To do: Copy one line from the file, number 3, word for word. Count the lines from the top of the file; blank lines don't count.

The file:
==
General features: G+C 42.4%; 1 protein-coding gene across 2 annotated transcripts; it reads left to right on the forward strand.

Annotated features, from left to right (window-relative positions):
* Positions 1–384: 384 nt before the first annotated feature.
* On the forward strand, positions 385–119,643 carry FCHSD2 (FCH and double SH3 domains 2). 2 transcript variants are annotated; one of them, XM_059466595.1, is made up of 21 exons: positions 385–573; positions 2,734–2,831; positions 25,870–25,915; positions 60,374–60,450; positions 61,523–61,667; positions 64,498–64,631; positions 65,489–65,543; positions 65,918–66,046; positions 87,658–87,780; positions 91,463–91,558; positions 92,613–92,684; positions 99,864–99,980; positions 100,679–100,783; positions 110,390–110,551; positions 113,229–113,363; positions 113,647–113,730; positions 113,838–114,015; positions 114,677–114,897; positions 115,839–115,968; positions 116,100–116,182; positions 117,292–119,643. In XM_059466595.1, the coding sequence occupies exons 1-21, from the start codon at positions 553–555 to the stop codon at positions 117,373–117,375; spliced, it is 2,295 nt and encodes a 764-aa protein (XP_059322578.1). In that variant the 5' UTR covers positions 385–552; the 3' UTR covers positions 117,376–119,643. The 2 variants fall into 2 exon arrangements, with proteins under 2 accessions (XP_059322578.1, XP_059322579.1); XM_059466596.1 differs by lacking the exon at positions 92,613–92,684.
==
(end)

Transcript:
* Positions 1–384: 384 nt before the first annotated feature.